“Who said that?” Copper asked with a start.
It surprised me that she heard him. I told her that it was just a friend, but she pelted out of the kitchen. I followed Copper as she ran to the front parlor to look out the window. A small coach and a man on horseback approached. Cornelis spoke into my ear again stating that the rider was the sheriff. I asked who would be in the carriage, but he didn’t know. Copper must have thought I was speaking to her.
“The orphanage,” she whispered wide eyed.
She looked likely to run again. I knew I’d never catch her in that retched skirt and bustle I was wearing, so I quickly took hold of her hand.
“Don’t worry. Whoever it is, I won’t let them take you,” I assured her.
Copper looked up at me with frightened eyes that were filled with tears and a spark. That spark seemed like a trace of hope that I sincerely would protect her. How could anyone resist that face? However, I needed information, and I needed it fast. The slow approach was no longer possible.
“Is there some other reason why the sheriff might be here?” I asked. “What about your father? Are you sure he’s just busy? Is he… Is he well?” I asked the scared girl.
Her eyes moved to the direction of the study, where Cornelis said a dead man was slumped at her father’s desk. “Copper has anything happened to your father?” I asked. I realized that I might be pushing too hard, but I tried to make my voice gentle. “Is he in the study?” I asked and that was as close as I dared come to asking if her father was dead.
“I don’t know! No,” she cried sounding confused. “I don’t know where Daddy is. When I came back inside from playing he was gone.”
That surprised me. “That isn’t him in the study?” I asked much too bluntly.
“No!” she screeched.
“It’s alright,” I reassured her, but I had to hurry and get some facts before the sheriff came into the house. “How can you be sure that isn’t him? You didn’t see his face did you?” I asked.
As soon as I said the words, I wished I could take them back. Cornelis was right in saying that I spoke before I thought. It was a poor choice of words, but Copper didn’t react as strongly as I feared.
“No. His hair. Daddy doesn’t have hair like that. His is gray and thin,” Copper said.
The voice of Cornelis supplied the detail that the corpse had luxuriant brown hair. Then he reminded me about the signet ring.
“Darling, have any relatives come to visit? The man wears a family ring like your fathers. Does he have brothers, nephews?” I had to ask since it was only hearsay that there was no family. Copper shook her head, unable to take her eyes away from the view of the coach and the rider.
The coach driver climbed down, ready to open the door and help his passengers alight. I turned away from the window and took a step toward the study. There was no more time to handle the delicate situation in a slowly paced, gentle way. I had to investigate the room where the unknown corpse rested immediately; else I might never get another chance once the sheriff was on the scene.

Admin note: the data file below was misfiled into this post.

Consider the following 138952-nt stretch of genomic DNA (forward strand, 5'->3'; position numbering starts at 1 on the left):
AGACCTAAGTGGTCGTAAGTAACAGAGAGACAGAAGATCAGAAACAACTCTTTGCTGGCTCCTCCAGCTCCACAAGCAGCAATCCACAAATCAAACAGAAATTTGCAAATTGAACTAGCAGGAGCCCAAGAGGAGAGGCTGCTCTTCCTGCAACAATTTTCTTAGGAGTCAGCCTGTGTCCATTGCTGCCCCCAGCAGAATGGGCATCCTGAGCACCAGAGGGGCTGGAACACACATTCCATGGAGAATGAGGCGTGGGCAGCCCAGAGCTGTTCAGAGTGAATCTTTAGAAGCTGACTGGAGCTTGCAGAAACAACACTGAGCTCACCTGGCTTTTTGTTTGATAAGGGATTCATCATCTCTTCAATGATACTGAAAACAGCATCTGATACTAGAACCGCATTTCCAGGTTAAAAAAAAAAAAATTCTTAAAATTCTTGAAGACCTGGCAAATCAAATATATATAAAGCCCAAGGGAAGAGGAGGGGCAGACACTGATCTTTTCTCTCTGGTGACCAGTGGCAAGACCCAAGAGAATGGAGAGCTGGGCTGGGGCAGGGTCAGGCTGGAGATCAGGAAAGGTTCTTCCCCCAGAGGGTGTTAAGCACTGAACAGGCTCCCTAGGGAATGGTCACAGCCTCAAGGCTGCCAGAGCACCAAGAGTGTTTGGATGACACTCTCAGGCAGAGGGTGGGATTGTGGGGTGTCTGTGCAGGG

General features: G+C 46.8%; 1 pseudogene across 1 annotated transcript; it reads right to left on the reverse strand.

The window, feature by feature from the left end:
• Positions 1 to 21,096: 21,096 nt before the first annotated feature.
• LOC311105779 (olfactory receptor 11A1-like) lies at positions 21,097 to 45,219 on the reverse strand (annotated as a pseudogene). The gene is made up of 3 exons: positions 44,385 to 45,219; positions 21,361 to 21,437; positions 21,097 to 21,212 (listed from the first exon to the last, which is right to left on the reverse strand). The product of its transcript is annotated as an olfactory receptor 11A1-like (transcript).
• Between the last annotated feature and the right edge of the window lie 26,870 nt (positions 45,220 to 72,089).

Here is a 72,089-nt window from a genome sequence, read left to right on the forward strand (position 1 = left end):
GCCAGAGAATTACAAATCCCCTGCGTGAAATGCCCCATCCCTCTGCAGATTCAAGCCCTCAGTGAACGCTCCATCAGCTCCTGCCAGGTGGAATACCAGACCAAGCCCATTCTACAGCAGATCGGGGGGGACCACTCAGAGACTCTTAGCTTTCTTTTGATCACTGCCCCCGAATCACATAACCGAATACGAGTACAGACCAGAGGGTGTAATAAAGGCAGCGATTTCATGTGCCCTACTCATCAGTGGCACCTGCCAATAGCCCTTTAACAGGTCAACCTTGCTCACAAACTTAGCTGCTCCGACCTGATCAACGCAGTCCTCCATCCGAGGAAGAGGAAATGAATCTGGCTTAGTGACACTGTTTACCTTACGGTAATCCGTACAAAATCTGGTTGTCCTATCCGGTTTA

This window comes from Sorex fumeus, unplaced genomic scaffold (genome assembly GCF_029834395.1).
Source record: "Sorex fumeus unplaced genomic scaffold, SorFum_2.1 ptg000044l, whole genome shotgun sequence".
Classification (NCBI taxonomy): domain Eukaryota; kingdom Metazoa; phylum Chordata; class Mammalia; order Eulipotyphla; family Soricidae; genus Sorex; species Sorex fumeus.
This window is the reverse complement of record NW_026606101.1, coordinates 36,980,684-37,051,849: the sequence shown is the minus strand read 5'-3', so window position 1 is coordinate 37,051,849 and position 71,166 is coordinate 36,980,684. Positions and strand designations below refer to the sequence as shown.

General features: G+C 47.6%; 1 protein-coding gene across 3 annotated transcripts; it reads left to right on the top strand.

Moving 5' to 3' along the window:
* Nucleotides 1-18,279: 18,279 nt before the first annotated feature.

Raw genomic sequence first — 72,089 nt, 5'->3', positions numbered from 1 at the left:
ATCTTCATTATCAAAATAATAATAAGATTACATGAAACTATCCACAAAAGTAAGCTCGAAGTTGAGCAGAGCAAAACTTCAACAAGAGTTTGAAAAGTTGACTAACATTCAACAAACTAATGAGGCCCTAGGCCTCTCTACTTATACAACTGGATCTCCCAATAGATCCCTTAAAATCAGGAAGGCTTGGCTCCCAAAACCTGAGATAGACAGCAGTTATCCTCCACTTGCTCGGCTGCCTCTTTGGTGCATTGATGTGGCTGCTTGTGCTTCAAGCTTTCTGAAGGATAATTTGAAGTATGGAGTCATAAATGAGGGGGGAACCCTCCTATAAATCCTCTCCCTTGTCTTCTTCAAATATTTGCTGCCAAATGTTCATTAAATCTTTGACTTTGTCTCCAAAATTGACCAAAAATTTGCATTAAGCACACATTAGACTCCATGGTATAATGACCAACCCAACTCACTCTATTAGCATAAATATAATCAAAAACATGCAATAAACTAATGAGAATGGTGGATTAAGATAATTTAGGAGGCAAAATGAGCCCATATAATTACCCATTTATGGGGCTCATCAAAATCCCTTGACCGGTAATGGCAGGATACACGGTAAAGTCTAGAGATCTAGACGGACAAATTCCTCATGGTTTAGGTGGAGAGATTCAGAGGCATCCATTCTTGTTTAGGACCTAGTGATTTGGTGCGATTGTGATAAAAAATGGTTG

A pop sounded and Cornelis Drebbel was suddenly in my path. I ran right into the Dutchman. Copper gasped. It wasn’t like the alchemist to reveal himself to anyone. I thanked the stars that Copper had only gasped. She might well have screamed loud enough for the sheriff to hear. I was sure that he and the coach would be at the gates by then.
With a flourish Cornelis bowed and took my hand. That was also unlike him — behaving flirtatiously with me, I mean. “You will need this,” he said and placed a beautifully carved ring on my finger.
“Cornelis, what—?” I began, dumbfounded.
Could the Dutchman have lost his mind? I didn’t get to ask him at what foolishness he was playing, because he pointed dramatically at the window.
“You will need this,” he said of the ring but before I could comment he continued. “The people who are about to step out of the carriage? The moppet is correct. They are from the orphanage. And the presence of the sheriff indicates that they have a serious purpose,” Cornelis said.
Copper shrieked. The child didn’t utter a word when the alchemist materialized out of nowhere. But mention an orphanage and she screamed. All I could do was shake my head. I hoped she wasn’t heard outside.
I ran to the study. To my surprise, Copper followed even as I opened the door and entered the room where the dead body was. The smell of sweet oil was almost overpowering. It was as bad the odor of the corpse. I saw the empty oil bottle lying on the rug at his feet. Then I noticed that the back of his head looked greasy, and an oil stain ran all the way down the back of his waistcoat.